You are the one who is largely incorrect. Compare Royal Dutch Shell Class A (Dutch) shares, which have 15% Netherlands tax withheld on dividends, and RDS Class B (U.K.) shares, which have no U.K. tax withheld, or any other U.K. company which has no U.K. tax withheld from the dividends.
Also, 15% Netherlands tax will indeed be withheld from dividends paid on shares held in a retirement account. A large number of internet sources can confirm this.
1) The U.K. does not have a foreign dividend withholding tax.
2) The 15% Netherlands withholding tax will be withheld whether or not the shares are held in a retirement account, and for a retirement account you cannot claim a foreign tax credit.
From the S-4: "The receipt of New CF ordinary shares in exchange for CF Holdings common stock pursuant to the combination will be a taxable transaction for U.S. federal income tax purposes. A U.S. holder of CF Holdings common stock will generally recognize taxable gain or loss equal to the difference between (1) the holder's adjusted tax basis in the CF Holdings common stock surrendered in the exchange and (2) the fair market value of the New CF ordinary shares received as consideration in the combination. "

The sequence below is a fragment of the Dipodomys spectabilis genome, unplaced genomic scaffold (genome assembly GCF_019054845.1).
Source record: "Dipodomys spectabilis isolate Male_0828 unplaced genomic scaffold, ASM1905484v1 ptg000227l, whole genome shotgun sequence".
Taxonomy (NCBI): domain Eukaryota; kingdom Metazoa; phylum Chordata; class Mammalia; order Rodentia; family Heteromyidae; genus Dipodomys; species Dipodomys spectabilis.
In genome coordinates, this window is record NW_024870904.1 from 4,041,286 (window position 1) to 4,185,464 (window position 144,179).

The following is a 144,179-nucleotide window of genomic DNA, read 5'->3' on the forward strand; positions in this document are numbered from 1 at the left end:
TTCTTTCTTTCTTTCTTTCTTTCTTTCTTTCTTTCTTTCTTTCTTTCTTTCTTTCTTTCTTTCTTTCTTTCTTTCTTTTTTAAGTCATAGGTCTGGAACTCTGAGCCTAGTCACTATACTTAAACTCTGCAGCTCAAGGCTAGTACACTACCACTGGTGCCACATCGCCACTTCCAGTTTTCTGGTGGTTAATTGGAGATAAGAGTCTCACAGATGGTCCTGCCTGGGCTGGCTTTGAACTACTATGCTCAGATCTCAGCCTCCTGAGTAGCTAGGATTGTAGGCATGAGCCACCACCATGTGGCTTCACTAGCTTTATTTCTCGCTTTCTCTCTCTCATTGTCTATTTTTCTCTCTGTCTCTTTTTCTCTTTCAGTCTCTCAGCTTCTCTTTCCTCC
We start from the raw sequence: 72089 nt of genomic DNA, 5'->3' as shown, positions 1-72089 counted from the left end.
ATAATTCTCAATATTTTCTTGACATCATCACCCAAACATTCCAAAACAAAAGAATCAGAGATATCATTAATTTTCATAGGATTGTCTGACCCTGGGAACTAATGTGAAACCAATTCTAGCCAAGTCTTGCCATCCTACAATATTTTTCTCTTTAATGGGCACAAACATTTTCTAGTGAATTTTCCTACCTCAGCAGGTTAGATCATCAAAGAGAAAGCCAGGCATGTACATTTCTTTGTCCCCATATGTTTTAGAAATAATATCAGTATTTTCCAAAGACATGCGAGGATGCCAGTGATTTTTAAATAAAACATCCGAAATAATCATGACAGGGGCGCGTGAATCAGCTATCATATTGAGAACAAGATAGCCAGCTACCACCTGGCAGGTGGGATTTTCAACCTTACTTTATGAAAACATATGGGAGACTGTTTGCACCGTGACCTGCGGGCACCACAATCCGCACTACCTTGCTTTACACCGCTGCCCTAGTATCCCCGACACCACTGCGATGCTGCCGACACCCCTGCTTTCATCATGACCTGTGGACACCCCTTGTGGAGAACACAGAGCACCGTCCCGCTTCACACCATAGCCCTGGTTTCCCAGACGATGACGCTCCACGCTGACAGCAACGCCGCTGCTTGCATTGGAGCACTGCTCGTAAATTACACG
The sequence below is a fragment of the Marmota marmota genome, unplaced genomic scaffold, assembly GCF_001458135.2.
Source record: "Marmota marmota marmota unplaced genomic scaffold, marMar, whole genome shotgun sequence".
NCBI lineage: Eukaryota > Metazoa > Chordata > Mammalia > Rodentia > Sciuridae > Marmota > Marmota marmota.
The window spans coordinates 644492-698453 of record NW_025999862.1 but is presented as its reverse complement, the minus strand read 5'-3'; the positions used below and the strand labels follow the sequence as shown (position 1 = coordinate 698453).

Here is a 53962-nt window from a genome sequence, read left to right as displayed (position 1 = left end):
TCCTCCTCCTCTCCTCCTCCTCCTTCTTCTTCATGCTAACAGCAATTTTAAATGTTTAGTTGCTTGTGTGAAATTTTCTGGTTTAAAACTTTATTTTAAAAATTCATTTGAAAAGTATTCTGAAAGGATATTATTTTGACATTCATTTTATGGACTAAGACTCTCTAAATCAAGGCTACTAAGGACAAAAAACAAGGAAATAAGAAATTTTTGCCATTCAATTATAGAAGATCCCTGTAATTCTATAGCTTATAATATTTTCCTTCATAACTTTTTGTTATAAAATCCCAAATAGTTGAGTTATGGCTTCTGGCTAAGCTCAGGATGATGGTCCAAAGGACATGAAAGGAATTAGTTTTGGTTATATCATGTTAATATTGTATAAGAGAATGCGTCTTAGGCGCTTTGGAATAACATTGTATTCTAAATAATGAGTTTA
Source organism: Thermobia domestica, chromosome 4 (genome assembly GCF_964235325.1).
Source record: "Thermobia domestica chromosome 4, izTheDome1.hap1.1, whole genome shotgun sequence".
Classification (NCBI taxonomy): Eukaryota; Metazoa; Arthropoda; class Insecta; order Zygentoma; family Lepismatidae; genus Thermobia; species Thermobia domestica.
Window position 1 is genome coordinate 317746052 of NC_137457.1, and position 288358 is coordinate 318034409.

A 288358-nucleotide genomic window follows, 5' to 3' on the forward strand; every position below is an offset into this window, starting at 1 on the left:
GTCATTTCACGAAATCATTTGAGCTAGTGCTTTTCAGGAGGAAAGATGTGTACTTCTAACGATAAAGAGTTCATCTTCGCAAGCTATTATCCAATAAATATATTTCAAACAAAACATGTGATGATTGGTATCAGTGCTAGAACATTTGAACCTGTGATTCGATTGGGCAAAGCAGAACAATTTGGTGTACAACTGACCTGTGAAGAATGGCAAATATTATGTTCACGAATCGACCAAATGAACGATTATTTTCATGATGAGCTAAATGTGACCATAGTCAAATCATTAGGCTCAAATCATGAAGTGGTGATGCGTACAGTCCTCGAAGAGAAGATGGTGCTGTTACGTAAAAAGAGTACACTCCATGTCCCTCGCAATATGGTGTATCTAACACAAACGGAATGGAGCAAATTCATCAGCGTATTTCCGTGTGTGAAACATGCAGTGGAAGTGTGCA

Additionally, 15% Netherlands tax will be withheld from future dividend payments.